Developing the workforce necessary to install, service and maintain both existing residential and commercial HVACR systems as well as new or replacement systems is integral to attaining California’s legislated energy efficiency targets. Although the industry is clear on the concept that comfort cooling and heating systems are not "plug-and-play," like a window air conditioner or refrigerator/freezer, establishing that understanding within the ranks of the regulating and legislating community finally seems to take hold.
Allowing anyone who wants to install, service or maintain equipment is not the best route to ensure the systems which consume the single largest percentage of energy (particularly electrical energy) are operating at their optimal design efficiency. The relevant state regulatory bodies are communicating through the efforts of the WHPA in California, and seem to be coming to that realization that changes need to be made through a variety of agencies in order to achieve the desired goals. And as so often is the case — if California comes to that enlightened state of mind, so too will the rest of the U.S. in time.
So, 2012 holds lots of promise for HVACR industry participants who are sufficiently positioned to provide energy efficient solutions and life-cycle cost effectiveness to their forward-thinking customers. The industry continues to pursue every last possible morsel of efficiency from the systems and components, and the legislative/regulatory community governing the industry slowly seems to be awakening to the practical manner in which it can impact the workforce tasked to implement every new design advance.
Mark Lowry is executive vice president, Refrigeration Service Engineers Society. He can be reached at 800-297-5660, x.4051; firstname.lastname@example.org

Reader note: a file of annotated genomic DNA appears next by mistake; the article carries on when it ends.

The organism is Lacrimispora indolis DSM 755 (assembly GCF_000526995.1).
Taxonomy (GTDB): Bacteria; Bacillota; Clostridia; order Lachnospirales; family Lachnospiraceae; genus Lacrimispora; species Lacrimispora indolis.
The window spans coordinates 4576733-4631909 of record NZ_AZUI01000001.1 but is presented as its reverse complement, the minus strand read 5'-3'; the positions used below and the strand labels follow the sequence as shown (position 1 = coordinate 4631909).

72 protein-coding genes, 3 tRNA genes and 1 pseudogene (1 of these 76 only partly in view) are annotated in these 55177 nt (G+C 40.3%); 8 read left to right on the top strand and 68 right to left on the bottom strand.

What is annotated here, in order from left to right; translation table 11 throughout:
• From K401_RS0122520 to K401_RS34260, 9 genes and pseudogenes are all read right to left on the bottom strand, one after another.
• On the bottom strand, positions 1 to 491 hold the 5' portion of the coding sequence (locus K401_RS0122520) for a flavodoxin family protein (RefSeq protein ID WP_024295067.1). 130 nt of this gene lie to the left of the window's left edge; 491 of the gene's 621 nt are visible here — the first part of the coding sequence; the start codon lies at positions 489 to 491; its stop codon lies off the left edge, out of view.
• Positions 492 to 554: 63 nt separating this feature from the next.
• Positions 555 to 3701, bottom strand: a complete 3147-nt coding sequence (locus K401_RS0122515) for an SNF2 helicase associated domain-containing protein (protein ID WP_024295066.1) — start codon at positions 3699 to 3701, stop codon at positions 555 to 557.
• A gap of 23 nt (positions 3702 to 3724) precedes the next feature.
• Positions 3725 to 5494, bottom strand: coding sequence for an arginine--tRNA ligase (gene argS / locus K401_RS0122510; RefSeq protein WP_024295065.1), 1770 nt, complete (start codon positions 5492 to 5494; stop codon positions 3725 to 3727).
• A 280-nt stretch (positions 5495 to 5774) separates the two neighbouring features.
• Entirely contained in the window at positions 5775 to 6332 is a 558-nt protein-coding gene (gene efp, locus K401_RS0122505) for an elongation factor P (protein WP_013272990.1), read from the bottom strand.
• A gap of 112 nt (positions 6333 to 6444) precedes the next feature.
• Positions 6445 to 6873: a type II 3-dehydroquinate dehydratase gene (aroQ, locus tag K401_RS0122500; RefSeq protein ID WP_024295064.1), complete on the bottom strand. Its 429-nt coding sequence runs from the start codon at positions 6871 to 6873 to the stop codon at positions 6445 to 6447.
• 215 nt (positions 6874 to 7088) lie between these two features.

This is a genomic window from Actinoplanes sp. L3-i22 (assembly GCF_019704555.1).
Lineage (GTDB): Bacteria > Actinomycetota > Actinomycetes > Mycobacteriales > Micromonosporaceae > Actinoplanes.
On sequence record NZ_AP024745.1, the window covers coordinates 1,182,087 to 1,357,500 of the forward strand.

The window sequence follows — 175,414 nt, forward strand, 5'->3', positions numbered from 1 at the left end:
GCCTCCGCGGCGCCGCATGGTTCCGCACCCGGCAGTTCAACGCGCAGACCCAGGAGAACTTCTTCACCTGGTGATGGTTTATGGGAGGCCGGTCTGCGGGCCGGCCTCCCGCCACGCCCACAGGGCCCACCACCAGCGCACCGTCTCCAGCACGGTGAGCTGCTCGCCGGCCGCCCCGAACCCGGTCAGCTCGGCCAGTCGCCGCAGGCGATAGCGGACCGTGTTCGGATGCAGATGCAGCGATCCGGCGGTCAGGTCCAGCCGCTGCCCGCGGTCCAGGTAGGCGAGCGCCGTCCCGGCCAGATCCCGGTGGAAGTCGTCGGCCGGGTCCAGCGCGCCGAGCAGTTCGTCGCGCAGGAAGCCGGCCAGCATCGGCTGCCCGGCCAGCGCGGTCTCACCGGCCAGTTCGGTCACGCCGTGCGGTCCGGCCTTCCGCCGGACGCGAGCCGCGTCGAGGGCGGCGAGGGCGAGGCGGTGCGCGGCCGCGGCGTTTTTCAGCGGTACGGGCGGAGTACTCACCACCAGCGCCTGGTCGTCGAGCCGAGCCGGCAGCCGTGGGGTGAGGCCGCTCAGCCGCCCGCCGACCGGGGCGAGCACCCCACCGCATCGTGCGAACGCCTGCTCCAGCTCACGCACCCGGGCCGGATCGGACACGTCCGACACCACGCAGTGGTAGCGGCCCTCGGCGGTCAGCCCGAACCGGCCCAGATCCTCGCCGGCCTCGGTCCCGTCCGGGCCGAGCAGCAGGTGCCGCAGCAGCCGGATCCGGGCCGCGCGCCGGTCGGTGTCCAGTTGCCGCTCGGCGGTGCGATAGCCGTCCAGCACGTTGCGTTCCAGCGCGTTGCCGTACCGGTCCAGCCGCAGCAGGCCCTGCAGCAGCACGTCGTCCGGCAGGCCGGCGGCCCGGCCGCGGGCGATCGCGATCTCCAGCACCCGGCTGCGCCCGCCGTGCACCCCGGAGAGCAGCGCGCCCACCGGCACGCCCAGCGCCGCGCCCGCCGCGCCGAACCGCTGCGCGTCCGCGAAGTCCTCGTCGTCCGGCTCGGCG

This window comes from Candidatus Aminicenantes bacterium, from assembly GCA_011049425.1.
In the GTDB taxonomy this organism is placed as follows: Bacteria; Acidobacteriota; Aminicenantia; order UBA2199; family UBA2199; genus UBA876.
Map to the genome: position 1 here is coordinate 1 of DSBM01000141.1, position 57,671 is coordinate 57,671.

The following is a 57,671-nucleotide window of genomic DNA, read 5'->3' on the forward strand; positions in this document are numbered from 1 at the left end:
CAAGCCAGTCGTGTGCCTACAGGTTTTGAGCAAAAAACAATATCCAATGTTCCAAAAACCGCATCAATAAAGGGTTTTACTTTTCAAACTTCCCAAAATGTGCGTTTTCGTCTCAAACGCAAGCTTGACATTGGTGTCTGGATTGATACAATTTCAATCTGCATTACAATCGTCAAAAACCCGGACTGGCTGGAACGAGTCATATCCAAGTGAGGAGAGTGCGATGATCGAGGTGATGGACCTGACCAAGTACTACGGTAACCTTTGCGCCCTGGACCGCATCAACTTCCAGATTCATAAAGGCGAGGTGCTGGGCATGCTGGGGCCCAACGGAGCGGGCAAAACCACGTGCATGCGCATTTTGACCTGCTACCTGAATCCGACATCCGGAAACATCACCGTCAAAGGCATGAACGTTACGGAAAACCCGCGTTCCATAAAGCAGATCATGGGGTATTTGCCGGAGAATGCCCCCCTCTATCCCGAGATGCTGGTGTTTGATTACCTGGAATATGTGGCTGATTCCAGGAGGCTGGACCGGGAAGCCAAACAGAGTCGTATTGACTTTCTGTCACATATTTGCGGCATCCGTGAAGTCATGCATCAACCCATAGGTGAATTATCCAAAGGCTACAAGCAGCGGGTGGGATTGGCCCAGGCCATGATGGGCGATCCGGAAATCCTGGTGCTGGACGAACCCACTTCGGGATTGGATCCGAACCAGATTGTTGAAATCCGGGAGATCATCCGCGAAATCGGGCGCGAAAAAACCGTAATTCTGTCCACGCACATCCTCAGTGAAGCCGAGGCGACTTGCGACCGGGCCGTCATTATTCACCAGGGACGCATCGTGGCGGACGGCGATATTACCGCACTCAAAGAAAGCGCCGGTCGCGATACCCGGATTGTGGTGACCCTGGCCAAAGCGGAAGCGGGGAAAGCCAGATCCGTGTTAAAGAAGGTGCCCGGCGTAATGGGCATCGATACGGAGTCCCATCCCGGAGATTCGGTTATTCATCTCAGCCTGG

Ed.note: for a differing view on the prospects of net-zero energy, see http://bit.ly/michelonnetenergy
Commercial Refrigeration Equipment on a Big Rebound
Demand for commercial refrigeration equipment in the US is forecast to rebound through 2014, growing 5.6% per year to $7.4 billion.
Demand in 2009 was drastically impacted by the U.S. recession, which caused food industry participants to postpone capital improvements and expansions. Advances will result from an improving capital investment outlook, as economic recovery encourages end users to renovate or expand existing facilities. Consumers’ busy lifestyles will continue to spur gains, as retailers offer a wider range of convenient, "grab and go" options, and a broader variety of frozen foods.
Demand for beverage refrigeration equipment and ice machines will benefit from the rising number of eating and drinking establishments. Display cases, especially models that offer mobility and flexibility, will post improved gains. Demand in all product categories serving food related markets will be strongest for equipment that is energy efficient, as companies throughout the entire food industry will seek to reduce operation costs. Rising medical research expenditures will spur demand for cryogenic equipment.
Shipments of commercial refrigeration equipment from U.S. facilities are forecast to rise 4.2% annually through 2014, reaching $6.5 billion. Advances will be limited by competition from imports both in domestic and export markets. The U.S. has become a net importer of commercial refrigeration equipment, reflecting a trend in the broader heating, ventilating and air-conditioning industry.
As would be expected given the large size of the local industry, the U.S. is home base of operations for several of the world’s leading commercial refrigeration equipment manufacturing concerns. Included among them are Dover (parent of Hill PHOENIX, Inc.), Lennox, Manitowoc, and United Technologies. Manitowoc’s 2008 acquisition of Enodis merged these two leaders into the third largest company in the industry. Most producers do not participate in all market segments, due largely to the wide range of applications in the industry. In addition, many of the leading foreign multinationals, such as Ingersoll-Rand and Hoshizaki, maintain production operations in the U.S. as well.
Source: Freedonia Group.The Freedonia Group is a leading international business research company, founded in 1985, that publishes more than 100 industry research studies annually. FreedoniaGroup.com
Ed. Note: In November 2011, Hill PHOENIX, Inc. expanded its portfolio of operating companies with Dover’s acquisition of Denmark-based Advansor A/S, a innovator in carbon dioxide (CO2) technology (http://bit.ly/HPadvansor). In January, 2011, Lennox International Inc. announced it had completed its purchase of the Kysor/Warren business from The Manitowoc Company, Inc.